When you were still a little kid, you might have been warned by Mom that unfinished food will cause you and/or your future spouse to develop some unwanted “physical characteristics”.
All grown-up and now a little smarter, we know it to be bollocks, nothing but old wives’ tales to scare us into licking our plates clean.
However, the real consequences of unchecked food wastage are more serious than blemishes on the face.
Local Food Waste Trend Unsavoury
We are all at some point guilty of consciously tossing food into the trash. Whether it is buying a 2kg birthday cake for 5 people, ordering a 5-course dinner to impress a date despite being half-full with kaya toast from tea-time, picking out the carbs to maintain weight goals, or even buying a large variety of dishes from the hawker centre just to taste a little of everything, we are very much capable of trivialising the impact of our wastage.
According to the UN, about 1.3 billion tons of food produced around the world is wasted every year.
In Singapore, food waste generates one of the largest amounts of waste with no downward trend in sight, according to a National Environment Agency report.
Over the past decade, our food waste has risen 30% from 568,000 tons to more than 739,000 tons in 2018, accounting for 20% of total waste generated. Only 16% of all food waste gets recycled.
F&B establishment face increasing pressures to compete, often on portion value
Countering Food Waste
Over the years, community and national partners have sprung into action to turn what was once a man’s trash into another’s treasure.
Since 2014, local supermarket chain NTUC FairPrice created a framework that involves the community and partners to enhance internal processes, educate the public and form waste reduction partnerships.
Some food establishments, such as two food centres in Ang Mo Kio and Tiong Bahru, have designed a food waste recycling system that turns discarded food into compost for gardening.
Some shopping malls, such as Jem and Parkway Parade, have adopted systems that convert food waste into compost using anaerobic biodigesters for landscaping or non-potable water usage.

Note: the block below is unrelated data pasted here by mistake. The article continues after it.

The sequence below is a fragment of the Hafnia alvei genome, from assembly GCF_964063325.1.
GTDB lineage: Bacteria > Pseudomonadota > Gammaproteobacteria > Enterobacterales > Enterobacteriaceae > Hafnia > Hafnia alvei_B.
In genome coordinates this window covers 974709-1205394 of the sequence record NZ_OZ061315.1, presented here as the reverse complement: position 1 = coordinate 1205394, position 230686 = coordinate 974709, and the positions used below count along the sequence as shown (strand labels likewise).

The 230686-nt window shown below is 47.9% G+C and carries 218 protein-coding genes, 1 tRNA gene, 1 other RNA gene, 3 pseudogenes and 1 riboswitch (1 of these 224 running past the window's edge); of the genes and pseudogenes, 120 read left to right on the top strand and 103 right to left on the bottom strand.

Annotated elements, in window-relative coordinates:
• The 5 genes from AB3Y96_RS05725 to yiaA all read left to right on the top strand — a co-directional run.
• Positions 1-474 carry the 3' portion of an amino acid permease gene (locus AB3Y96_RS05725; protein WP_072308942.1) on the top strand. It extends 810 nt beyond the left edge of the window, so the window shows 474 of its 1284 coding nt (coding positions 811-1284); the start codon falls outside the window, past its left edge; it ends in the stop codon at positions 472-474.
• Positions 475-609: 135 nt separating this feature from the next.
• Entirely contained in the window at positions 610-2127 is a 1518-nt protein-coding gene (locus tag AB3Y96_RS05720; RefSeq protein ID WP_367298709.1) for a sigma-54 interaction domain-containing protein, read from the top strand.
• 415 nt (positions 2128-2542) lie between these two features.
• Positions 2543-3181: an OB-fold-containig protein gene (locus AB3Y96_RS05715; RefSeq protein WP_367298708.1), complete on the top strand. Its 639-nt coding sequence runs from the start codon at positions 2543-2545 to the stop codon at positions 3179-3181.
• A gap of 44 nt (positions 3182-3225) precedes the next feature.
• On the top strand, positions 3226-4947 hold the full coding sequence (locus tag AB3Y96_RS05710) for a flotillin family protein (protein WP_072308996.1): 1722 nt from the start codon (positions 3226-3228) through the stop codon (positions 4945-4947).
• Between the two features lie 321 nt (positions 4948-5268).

Other commercial and industrial premises like hotels, schools and municipal buildings have acknowledged the need to respond to food wastage; many of them have now adopted on-site food waste practices and management solutions in a bid to reduce their footprint.
Good Solutions, But No Panacea
When it comes to wastage, while noble solutions can turn the tide, addressing the problem after the waste has been created is no permanent remedy. The issue of overconsumption, not just on food but also other resources such as electricity and clean water, needs to be addressed from the ground up.
We need to step up on educating the public to adopt a zero-waste mindset, be mindful of our resource consumption and maintain a sensible rationing mentality. For this, we have as a collective started to create awareness about sustainable living and draw people into our green camp, beginning with homes, workplaces, schools, and food establishments.
Ultimately, to become an advanced and resource-efficient nation, all hands will need to be on deck – government, businesses and down to the individual consumer – to embark on a concerted effort towards maximising our resources, extending the utility of our excesses and repurposing our wastes.
Converting food waste into compost is one way of repurposing what would have ended up in a landfill
Here are four simple ways you can adopt to make the change and help reduce food wastage:
1. Shop smart and realistically
Simple, but all things start with the basics. When you go grocery shopping, make sure you don’t buy too much food. Think carefully and write a list of what you really need for tonight’s dinner, down to the portions and recipe. Head to the store and buy only what you have written.
2. Don’t over-serve food
Yes, we know you are generous, but serving too much food does no one justice either. If you are unsure how much food to serve, you can try applying recommended diet guidelines into your recipes. Using smaller plates can also help. Over time, you will get better at it.
3. Save and eat leftovers
You do not have to feel shame eating leftover food (not spoilt ones, of course). After all, some ‘leftover’ food like cheeses, yoghurts and even tofu become known as delicacies. Save uneaten dinner for breakfast tomorrow or ‘tapao’ if you eat out. Refrigerate or freeze when appropriate.
4. Try composting, but only as the final measure
Turn your discards into compost! But do this as the final measure, since combating food wastage should start as early up the line as possible, and it is just a neat safety net to keep food away from the bin and do something good with them.
Start your sustainable journey with Geneco’s Get it Green plan today.